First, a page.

A few nights ago, I interviewed my neighbor Ken, a burly, bald software contractor for the Colonial Pipeline who favors cargo pants, polo shirts and serious boots. He looks like he could be 55, but in fact will turn 70 in February, and is almost certainly the oldest student at Georgia State University.
Although he has math and computer science degrees from Georgia Tech, Ken is working toward bachelors and masters degrees, and a second career as a researcher in criminal justice. His GPA is 4.0.
Ken is not a church-goer, and but he mentioned taking a drug-counseling course and the 12-step program’s belief in a higher power. "As far as I can tell," he said, referring to needing the help of a higher power "that’s true of everything, not just for addiction."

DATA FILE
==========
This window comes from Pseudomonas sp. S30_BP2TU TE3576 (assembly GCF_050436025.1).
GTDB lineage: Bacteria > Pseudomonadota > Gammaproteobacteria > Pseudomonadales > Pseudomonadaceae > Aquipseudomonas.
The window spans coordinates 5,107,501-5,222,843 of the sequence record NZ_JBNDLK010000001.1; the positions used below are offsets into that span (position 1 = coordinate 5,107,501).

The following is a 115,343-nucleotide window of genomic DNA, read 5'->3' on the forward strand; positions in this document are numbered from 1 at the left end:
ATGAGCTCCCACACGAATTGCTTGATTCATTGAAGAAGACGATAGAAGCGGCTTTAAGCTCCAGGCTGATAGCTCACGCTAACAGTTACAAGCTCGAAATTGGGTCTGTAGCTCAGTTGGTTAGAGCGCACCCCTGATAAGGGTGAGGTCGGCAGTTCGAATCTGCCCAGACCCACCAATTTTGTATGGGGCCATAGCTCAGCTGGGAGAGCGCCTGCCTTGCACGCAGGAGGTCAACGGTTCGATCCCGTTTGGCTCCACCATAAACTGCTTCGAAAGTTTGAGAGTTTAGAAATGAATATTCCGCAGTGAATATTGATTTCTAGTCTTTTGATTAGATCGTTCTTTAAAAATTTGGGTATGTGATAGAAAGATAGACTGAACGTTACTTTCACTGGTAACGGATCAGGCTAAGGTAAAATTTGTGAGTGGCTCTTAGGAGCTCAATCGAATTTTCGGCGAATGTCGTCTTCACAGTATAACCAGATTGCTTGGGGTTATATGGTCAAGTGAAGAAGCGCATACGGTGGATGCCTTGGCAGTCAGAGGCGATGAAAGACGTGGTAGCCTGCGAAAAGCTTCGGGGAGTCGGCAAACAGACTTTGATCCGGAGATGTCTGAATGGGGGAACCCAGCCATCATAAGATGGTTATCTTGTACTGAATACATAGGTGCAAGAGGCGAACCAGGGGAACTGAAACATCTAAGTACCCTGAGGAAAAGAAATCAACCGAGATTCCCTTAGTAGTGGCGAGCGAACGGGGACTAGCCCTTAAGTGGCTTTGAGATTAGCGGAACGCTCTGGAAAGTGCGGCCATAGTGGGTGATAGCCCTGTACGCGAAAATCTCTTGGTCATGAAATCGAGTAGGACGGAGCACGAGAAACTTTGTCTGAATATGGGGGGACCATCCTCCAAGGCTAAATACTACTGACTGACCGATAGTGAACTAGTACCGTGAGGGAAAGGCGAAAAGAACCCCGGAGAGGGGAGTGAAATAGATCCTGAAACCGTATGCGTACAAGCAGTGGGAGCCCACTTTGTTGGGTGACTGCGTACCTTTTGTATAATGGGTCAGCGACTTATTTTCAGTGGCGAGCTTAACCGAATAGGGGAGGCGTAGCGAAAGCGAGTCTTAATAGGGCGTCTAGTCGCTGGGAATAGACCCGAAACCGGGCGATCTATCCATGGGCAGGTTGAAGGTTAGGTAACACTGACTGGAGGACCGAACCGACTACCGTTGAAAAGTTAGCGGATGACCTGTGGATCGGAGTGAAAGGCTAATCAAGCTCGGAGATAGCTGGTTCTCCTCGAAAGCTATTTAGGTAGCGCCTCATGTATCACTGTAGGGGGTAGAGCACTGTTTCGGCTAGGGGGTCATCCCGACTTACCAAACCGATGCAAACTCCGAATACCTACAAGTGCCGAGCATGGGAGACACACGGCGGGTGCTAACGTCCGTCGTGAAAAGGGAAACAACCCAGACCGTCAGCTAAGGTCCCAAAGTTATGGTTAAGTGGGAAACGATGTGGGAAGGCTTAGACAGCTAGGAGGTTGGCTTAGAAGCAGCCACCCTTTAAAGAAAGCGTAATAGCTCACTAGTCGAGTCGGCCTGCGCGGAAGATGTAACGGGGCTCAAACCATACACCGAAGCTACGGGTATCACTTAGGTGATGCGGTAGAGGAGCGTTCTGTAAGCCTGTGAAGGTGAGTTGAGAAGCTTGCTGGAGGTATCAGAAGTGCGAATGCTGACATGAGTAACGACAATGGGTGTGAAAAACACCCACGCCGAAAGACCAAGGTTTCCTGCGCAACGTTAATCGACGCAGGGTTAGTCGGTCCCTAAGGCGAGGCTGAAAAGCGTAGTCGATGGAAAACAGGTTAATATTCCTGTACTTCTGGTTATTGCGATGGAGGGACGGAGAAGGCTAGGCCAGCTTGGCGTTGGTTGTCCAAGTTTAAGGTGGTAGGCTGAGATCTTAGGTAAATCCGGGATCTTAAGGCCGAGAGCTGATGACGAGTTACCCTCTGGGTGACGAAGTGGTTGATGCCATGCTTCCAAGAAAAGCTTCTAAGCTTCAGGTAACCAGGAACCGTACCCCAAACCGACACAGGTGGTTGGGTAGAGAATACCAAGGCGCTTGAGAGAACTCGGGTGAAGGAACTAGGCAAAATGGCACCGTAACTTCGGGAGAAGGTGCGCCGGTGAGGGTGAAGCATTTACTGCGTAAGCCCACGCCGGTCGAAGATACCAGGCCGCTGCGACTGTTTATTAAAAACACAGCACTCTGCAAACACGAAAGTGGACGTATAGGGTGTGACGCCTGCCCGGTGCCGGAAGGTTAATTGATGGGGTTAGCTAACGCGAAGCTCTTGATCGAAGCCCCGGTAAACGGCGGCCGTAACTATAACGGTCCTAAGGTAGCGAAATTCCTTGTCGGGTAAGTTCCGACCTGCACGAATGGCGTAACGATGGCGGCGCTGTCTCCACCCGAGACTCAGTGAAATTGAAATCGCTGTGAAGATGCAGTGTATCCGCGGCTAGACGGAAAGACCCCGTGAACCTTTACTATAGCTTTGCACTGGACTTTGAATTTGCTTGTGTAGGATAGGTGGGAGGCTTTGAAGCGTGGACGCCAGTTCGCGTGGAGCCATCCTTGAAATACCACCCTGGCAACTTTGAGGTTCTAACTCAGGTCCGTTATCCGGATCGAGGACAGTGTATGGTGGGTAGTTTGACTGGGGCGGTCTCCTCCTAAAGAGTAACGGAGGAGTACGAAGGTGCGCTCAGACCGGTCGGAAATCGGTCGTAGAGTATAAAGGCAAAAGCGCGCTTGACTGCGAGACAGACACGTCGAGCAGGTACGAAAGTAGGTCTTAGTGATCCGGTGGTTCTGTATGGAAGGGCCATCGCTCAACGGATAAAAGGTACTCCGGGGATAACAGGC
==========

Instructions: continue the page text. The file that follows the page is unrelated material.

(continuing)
It was just about the last thing I expected to hear from a guy who once told me "I never feel safe," and whose passion is "the tactical self-defense culture" — the legal use of deadly force for self-defense. He has also dedicated more than 20 years to becoming a marksman with pistols, particularly the GLOCK, which puts him in the "praise God and pass the ammunition" school of theology.